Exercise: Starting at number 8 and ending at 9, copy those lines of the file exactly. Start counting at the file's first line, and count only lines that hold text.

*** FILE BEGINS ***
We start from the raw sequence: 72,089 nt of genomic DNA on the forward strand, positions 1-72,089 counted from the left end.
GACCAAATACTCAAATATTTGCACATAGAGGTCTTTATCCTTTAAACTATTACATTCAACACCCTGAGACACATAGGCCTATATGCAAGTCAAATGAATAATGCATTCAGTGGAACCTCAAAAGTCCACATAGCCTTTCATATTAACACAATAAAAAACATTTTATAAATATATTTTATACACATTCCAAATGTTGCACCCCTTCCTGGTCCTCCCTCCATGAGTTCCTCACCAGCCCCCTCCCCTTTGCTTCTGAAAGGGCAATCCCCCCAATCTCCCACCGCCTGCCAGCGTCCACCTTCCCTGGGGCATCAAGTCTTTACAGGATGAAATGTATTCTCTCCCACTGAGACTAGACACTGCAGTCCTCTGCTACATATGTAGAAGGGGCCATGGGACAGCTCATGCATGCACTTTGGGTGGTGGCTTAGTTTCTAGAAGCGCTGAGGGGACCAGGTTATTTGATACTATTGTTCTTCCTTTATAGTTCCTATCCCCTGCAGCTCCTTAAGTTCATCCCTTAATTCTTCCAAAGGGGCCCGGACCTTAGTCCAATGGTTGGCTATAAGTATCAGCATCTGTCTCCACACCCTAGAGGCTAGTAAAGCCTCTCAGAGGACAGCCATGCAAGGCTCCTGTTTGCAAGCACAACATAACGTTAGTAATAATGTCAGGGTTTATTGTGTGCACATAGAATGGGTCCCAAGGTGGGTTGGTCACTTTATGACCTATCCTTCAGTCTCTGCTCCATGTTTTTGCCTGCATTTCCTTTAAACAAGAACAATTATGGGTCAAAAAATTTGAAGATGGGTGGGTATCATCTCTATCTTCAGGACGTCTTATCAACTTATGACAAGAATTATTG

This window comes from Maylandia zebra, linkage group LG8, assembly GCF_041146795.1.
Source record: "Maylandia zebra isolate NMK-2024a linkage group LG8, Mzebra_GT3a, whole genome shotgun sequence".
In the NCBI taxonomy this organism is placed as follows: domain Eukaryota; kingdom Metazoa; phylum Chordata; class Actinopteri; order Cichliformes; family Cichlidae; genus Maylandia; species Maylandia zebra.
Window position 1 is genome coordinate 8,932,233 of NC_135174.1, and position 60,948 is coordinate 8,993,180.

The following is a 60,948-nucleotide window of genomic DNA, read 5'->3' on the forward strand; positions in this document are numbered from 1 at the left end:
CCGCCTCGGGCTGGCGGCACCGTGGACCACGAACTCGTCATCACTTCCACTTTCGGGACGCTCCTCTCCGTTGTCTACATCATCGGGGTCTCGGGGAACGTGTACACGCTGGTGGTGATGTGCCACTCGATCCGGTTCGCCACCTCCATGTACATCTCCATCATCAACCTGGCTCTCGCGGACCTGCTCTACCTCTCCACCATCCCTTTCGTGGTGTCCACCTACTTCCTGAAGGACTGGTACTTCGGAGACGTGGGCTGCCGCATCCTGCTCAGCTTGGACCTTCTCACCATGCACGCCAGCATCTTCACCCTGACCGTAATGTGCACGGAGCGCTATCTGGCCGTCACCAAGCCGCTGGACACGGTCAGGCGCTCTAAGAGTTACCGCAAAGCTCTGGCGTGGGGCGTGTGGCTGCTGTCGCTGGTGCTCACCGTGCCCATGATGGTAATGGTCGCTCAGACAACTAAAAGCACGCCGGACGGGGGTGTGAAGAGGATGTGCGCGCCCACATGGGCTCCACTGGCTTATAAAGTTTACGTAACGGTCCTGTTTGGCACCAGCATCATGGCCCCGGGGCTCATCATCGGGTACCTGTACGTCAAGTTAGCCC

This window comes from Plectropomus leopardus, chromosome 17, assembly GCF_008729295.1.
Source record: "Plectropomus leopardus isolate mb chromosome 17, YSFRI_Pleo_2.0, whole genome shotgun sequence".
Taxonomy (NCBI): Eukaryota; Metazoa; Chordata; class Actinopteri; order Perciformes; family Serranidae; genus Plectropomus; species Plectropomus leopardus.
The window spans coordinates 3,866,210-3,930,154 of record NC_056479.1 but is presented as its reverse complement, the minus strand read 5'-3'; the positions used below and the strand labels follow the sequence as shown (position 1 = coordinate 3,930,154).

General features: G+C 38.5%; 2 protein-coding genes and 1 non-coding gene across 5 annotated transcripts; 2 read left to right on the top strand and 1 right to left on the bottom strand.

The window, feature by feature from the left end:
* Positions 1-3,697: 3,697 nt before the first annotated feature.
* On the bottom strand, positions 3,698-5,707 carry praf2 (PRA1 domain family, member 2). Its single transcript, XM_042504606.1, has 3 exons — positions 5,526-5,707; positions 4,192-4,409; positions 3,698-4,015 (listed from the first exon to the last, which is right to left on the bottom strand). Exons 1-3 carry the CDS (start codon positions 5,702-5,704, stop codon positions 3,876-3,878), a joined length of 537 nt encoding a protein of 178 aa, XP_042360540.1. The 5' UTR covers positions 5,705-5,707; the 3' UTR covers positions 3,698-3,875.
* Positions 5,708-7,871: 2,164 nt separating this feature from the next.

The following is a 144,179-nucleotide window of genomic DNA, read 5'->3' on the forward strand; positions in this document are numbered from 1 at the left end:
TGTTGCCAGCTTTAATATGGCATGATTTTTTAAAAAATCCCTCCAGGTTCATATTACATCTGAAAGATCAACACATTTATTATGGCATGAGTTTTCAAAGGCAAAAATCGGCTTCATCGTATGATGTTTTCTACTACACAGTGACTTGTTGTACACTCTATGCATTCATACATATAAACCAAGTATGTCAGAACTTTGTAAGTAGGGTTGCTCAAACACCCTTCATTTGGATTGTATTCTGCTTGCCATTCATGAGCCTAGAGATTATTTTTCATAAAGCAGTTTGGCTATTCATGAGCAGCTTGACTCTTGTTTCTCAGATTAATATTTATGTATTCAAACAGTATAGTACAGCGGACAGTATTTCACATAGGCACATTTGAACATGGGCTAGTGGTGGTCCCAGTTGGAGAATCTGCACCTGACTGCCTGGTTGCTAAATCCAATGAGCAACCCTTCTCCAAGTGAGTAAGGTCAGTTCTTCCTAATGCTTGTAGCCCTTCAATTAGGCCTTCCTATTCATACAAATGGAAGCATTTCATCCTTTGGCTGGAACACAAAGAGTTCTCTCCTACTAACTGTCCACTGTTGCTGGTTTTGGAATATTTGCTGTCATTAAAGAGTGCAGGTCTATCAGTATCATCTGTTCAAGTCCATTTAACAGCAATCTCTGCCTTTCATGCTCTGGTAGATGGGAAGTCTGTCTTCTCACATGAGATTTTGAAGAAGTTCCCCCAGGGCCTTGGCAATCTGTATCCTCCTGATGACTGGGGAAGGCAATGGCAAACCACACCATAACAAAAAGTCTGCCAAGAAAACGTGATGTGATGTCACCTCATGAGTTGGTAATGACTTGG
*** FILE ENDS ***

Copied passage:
CCGCCTCGGGCTGGCGGCACCGTGGACCACGAACTCGTCATCACTTCCACTTTCGGGACGCTCCTCTCCGTTGTCTACATCATCGGGGTCTCGGGGAACGTGTACACGCTGGTGGTGATGTGCCACTCGATCCGGTTCGCCACCTCCATGTACATCTCCATCATCAACCTGGCTCTCGCGGACCTGCTCTACCTCTCCACCATCCCTTTCGTGGTGTCCACCTACTTCCTGAAGGACTGGTACTTCGGAGACGTGGGCTGCCGCATCCTGCTCAGCTTGGACCTTCTCACCATGCACGCCAGCATCTTCACCCTGACCGTAATGTGCACGGAGCGCTATCTGGCCGTCACCAAGCCGCTGGACACGGTCAGGCGCTCTAAGAGTTACCGCAAAGCTCTGGCGTGGGGCGTGTGGCTGCTGTCGCTGGTGCTCACCGTGCCCATGATGGTAATGGTCGCTCAGACAACTAAAAGCACGCCGGACGGGGGTGTGAAGAGGATGTGCGCGCCCACATGGGCTCCACTGGCTTATAAAGTTTACGTAACGGTCCTGTTTGGCACCAGCATCATGGCCCCGGGGCTCATCATCGGGTACCTGTACGTCAAGTTAGCCC

This window comes from Plectropomus leopardus, chromosome 17, assembly GCF_008729295.1.